Defendant was indicted and convicted of the offense of theft by receiving stolen property, a homemade bar. Defendant's motion for new trial was denied and he appeals. Held:
1. Police received information from an informant that the stolen bar was located at defendant's residence. Police proceeded to defendant's residence where the defendant and his wife consented to the police looking at the bar and signed a consent to search form. The police detective testified: "I did not interrogate him [defendant] on the evening of the 14th when I came up to the house. I explained why I was there and then he [defendant] just stated, 'Yes, I did buy a bar from a man.' " On the basis of his statement that he had purchased the bar, the defendant was arrested. At the time of this oral statement, the warnings required by Miranda v. Arizona, 384 U. S. 436 (86 SC 1602, 16 LE2d 694), had not been given the defendant and he now contends that the admission of this oral statement made prior to the Miranda warnings was error. An exception to the general rule promulgated by Miranda v. Arizona, supra, exists, however, where the suspect makes a voluntary statement to law enforcement officers. Here the trial court as trier of fact at the Jackson-Denno (Jackson v. Denno, 378 U. S. 368 (84 SC 1774, 12 LE2d 908)) hearing concluded that defendant's statement was not in response to any interrogation by police, but was a voluntary statement and therefore not inadmissible due to the lack of prior Miranda warnings. Ingram v. State, 134 Ga. App. 935
, 938 (4) (216 SE2d 608
); Tucker v. State, 237 Ga. 777 (229 SE2d 617)
. This situation also falls within another exception to Miranda v. Arizona, supra, known as the "general on the scene investigation." See Futch v. State, 145 Ga. App. 485 (3)
2. The trial court charged the jury that they would be authorized to imply knowledge on the part of the defendant that the property alleged to have been received by defendant was in fact stolen if there were such circumstances in the case as would have excited the suspicion of a reasonable person. The defendant enumerates as error the court's instruction to the jury that they could infer knowledge that the property was stolen if they found that a reasonable man should have suspected that it was stolen. The defendant's argument is that the instruction left the jury free to convict on an inference without requiring a finding beyond a reasonable doubt that defendant actually knew that the property was stolen. An alternative phrasing of the defendant's argument is that the court virtually instructed the jury that an inference of guilty knowledge was the equivalent of a finding beyond a reasonable doubt of that knowledge. Knowledge that goods are stolen is an essential element of the crime of theft by receiving stolen property. This knowledge on the part of the defendant must be proved to warrant a conviction; but it may be inferred from the circumstances shown which would excite suspicion in the mind of an ordinarily prudent man. See Nichols v. State, 111 Ga. App. 699 (2)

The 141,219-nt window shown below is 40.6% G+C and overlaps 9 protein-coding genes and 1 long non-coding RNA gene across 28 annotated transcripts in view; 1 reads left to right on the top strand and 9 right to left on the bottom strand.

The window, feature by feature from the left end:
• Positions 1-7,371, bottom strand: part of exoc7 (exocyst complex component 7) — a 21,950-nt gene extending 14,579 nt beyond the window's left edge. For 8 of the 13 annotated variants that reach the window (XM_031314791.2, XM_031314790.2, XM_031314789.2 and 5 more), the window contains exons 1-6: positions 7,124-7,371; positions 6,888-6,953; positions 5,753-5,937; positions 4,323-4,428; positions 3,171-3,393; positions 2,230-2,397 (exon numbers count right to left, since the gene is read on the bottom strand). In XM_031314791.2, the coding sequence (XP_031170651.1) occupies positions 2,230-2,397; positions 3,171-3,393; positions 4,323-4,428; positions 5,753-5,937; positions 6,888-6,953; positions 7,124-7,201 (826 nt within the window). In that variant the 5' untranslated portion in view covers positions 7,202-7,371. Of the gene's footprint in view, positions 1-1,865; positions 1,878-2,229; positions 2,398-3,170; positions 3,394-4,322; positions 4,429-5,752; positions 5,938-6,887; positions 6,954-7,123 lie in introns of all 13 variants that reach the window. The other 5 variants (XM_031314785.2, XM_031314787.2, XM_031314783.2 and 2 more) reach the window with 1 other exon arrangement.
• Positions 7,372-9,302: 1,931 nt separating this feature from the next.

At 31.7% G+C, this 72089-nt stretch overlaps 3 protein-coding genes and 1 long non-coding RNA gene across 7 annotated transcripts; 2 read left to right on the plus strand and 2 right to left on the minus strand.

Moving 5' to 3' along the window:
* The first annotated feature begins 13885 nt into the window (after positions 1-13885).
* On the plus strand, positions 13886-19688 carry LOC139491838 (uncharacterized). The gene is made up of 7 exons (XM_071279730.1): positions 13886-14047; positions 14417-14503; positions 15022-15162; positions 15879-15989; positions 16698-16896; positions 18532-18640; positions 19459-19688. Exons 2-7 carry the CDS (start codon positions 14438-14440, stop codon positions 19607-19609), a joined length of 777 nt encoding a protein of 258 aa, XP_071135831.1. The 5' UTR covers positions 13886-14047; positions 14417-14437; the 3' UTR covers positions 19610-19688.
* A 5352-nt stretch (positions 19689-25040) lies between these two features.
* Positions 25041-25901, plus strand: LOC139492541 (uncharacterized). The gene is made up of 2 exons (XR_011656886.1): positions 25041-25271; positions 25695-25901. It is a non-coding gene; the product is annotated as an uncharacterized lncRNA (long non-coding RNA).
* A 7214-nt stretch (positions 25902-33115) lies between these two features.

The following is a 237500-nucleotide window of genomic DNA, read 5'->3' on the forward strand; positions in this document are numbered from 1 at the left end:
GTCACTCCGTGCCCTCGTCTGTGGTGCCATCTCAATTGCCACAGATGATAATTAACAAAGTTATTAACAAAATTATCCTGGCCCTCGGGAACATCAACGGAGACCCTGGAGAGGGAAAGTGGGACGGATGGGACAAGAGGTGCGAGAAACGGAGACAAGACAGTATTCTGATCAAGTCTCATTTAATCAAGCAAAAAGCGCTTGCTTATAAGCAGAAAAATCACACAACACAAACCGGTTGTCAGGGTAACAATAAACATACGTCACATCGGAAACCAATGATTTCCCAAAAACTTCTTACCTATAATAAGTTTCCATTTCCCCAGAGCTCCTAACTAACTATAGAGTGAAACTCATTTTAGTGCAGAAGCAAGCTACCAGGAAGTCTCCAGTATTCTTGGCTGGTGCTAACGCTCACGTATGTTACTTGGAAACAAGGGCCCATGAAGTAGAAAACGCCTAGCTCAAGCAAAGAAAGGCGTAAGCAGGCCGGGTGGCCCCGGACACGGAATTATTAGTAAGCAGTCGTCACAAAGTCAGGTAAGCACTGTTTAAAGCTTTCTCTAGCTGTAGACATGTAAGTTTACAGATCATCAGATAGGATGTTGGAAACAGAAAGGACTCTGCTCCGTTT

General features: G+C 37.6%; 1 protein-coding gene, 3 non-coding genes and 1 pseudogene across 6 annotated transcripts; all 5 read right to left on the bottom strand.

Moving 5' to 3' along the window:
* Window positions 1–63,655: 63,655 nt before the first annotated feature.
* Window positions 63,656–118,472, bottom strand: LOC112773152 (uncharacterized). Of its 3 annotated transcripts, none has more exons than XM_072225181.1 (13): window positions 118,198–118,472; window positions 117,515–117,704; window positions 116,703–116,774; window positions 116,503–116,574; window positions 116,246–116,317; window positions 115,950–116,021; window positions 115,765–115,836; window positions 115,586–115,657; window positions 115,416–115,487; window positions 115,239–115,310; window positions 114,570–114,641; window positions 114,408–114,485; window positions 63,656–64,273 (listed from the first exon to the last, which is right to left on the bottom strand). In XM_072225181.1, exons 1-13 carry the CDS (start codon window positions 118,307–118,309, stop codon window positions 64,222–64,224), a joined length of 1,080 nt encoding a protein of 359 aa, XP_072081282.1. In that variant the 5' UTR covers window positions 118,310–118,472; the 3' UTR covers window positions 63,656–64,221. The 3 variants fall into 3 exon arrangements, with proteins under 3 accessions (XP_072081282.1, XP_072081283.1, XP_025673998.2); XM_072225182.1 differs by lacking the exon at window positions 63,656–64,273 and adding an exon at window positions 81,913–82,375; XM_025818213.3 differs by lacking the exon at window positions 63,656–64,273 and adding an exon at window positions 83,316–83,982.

, 701 (143 SE2d 41
); Hudgins v. State, 125 Ga. App. 576
, 578 (188 SE2d 430
). The charge of the trial court on implied knowledge is a correct statement of the law and was both preceded and followed by statements requiring that the jury's finding be beyond a reasonable doubt. This enumeration of error is without merit.
3. The defendant contends that the trial court erred by failing to charge the lesser misdemeanor grade of theft by receiving stolen property of less than $100 value. The owner of the stolen bar testified that he had made the bar himself, that the materials which had gone into the bar were worth about $150, and that he believed the value of the bar was at least $300 or $400. On cross examination defense counsel began to inquire into the details of the cost of the materials which were used in construction of the bar, eliciting testimony from the owner of the bar of $2 worth of lumber, $14 worth of linoleum, and $4 worth of paint in the construction of the bar. However, defense counsel did not inquire as to the cost of the leather used to upholster the bar, therefore, we cannot say that there has been any evidence contradicting the owner's testimony that the materials used in the construction of the bar were valued at $150. The requirement of Hoard v. Wiley, 113 Ga. App. 328 (1)
, 331 (147 SE2d 782
), that an owner may not testify as to his opinion of the value of his property without giving a reason therefor was complied with here, the owner giving the reasons for his appraisal of the value of the bar, cost of materials and the amount of labor he had put into it.
Because there was no evidence submitted that the value was less than $100 and no written request to charge the lesser misdemeanor grade of theft by receiving stolen property, the failure of the trial court to charge on the misdemeanor grade of the offense was not error. See Richardson v. State, 144 Ga. App. 416
, 417 (2) (240 SE2d 917
William S. Lee, District Attorney, Hobart M. Hind, Assistant District Attorney, for appellee.